9 Grammatical Pitfalls


[jen-uh-ral-i-tee] /ˌdʒɛn əˈræl ɪ ti/
noun, plural generalities.
an indefinite, unspecific, or undetailed statement:
to speak in generalities about human rights.
a general principle, rule, or law.
the greater part or majority:
the generality of people.
the state or quality of being general.
Origin of generality
late Middle English
1400-50; late Middle English generalite < Latin generālitās. See general, -ity
1. truism, cliché, platitude, banality. Unabridged
Based on the Random House Dictionary, © Random House, Inc. 2015.
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Examples from the web for generality
  • Changing your diet based on some test or generality can be a dangerous thing to do.
  • Instead, teach generality and essential social skills.
  • Any percentage based results would be subject to countless qualifiers and specificities negating their inherent generality.
  • Body size evolution in insular vertebrates: generality of the island rule.
  • The generality of a law inflicting capital punishment is one thing.
  • Collect their common traits into an intermediate level of generality.
  • The service it provides has a kind of universality and generality not unlike that afforded by electric power.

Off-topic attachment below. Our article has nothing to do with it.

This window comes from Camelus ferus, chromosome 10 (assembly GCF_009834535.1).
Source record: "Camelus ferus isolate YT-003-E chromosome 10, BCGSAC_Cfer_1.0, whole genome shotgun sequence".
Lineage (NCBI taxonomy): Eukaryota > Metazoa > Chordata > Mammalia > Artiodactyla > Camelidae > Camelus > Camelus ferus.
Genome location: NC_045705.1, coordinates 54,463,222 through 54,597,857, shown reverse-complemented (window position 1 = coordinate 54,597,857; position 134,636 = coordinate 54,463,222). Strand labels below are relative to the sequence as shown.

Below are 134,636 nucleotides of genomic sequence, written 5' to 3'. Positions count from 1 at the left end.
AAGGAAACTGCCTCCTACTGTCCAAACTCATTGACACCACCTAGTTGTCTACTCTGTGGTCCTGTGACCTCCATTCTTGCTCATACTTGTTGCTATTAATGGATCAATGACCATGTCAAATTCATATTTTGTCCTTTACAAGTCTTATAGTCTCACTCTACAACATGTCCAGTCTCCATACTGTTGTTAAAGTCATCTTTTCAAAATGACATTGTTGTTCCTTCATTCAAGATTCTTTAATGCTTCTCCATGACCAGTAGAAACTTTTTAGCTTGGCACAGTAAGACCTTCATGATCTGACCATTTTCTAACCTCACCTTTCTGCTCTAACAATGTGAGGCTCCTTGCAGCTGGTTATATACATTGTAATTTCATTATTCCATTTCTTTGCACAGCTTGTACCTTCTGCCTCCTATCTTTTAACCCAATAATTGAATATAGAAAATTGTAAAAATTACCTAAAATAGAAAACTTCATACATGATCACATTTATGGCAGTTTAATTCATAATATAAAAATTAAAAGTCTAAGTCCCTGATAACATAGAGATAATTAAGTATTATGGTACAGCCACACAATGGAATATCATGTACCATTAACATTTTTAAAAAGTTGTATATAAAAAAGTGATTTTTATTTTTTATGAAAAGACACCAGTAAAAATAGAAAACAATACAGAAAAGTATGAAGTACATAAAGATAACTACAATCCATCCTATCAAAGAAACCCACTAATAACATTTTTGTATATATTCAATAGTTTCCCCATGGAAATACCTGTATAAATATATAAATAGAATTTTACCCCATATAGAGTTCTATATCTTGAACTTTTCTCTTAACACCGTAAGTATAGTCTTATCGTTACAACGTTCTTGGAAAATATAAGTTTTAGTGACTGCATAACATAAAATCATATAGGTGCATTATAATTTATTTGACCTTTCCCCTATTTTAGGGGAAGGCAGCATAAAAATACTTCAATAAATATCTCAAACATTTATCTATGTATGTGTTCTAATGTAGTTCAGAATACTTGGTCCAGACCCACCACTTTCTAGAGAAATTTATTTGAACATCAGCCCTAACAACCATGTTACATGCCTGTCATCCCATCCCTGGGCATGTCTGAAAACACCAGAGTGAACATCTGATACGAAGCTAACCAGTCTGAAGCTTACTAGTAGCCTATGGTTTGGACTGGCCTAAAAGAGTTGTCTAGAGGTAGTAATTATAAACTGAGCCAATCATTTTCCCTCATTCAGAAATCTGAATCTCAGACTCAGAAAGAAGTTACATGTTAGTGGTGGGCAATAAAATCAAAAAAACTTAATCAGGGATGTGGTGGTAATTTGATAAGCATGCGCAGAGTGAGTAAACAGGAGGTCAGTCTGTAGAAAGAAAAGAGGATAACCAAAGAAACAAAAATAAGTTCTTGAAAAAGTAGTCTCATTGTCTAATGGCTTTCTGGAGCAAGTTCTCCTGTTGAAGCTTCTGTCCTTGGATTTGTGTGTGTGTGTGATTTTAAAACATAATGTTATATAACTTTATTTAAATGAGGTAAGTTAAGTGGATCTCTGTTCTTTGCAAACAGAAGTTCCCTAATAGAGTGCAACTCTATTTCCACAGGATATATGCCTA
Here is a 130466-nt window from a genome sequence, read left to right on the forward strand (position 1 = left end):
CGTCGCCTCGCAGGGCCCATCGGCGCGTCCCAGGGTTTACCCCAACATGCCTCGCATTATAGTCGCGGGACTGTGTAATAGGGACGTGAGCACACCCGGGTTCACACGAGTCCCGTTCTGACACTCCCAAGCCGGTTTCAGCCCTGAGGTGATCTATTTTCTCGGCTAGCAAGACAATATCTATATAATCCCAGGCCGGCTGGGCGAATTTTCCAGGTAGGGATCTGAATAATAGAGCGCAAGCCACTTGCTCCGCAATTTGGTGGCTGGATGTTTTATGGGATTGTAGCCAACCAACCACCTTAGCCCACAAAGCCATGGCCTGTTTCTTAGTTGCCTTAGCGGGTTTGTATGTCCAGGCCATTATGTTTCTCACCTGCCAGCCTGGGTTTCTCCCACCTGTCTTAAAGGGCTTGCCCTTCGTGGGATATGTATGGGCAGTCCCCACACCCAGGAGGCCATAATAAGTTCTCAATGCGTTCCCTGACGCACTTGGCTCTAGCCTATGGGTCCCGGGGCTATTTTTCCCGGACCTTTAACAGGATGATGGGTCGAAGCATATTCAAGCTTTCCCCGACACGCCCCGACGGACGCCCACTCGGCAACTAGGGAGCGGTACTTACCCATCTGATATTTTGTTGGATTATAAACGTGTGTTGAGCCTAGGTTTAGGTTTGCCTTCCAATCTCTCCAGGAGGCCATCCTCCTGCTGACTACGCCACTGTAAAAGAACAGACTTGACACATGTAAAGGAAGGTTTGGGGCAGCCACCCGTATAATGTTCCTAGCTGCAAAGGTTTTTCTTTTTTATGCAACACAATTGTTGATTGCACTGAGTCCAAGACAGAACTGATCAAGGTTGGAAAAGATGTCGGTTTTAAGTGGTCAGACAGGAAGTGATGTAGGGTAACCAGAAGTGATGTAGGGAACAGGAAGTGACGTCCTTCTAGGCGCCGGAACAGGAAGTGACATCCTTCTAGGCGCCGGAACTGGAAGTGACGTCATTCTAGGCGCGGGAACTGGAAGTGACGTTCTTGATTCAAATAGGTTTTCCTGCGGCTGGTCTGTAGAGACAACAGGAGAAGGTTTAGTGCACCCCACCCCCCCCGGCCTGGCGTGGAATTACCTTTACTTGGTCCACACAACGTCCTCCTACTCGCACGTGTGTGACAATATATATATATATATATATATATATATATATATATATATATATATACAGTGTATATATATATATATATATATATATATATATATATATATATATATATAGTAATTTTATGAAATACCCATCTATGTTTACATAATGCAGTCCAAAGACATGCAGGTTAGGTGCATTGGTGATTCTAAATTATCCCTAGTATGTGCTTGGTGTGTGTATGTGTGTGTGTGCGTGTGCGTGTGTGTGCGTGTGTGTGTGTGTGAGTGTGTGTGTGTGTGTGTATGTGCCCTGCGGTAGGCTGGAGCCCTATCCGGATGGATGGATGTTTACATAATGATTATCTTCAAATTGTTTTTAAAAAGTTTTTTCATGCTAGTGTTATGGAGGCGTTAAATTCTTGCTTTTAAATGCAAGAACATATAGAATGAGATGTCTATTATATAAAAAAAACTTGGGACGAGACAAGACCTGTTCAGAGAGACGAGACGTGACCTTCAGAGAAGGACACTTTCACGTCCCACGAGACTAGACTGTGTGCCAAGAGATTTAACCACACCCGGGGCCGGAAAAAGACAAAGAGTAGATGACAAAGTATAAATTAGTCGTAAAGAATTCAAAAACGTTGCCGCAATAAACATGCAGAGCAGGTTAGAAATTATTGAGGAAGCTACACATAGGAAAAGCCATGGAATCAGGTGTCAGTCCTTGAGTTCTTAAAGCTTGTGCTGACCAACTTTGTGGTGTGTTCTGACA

• Lets talk the generality of this type of skill not what about what it does.
  • Six months later the generality of economists caught up with the reason why it actually happened.
  • The old truism that farmers are a small and ill lot in comparison to hunter-gatherers seem to be correct in the generality.
British Dictionary definitions for generality


noun (pl) -ties
a principle or observation having general application, esp when imprecise or unable to be proved
the state or quality of being general
(archaic) the majority
Collins English Dictionary - Complete & Unabridged 2012 Digital Edition
© William Collins Sons & Co. Ltd. 1979, 1986 © HarperCollins
Publishers 1998, 2000, 2003, 2005, 2006, 2007, 2009, 2012
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Word Origin and History for generality

c.1400, from Old French generalité, from Latin generalitatem (nominative generalitas) "generality," from generalis (see general (adj.)). Related: Generalities. Form generalty is attested from late 14c.

Online Etymology Dictionary, © 2010 Douglas Harper
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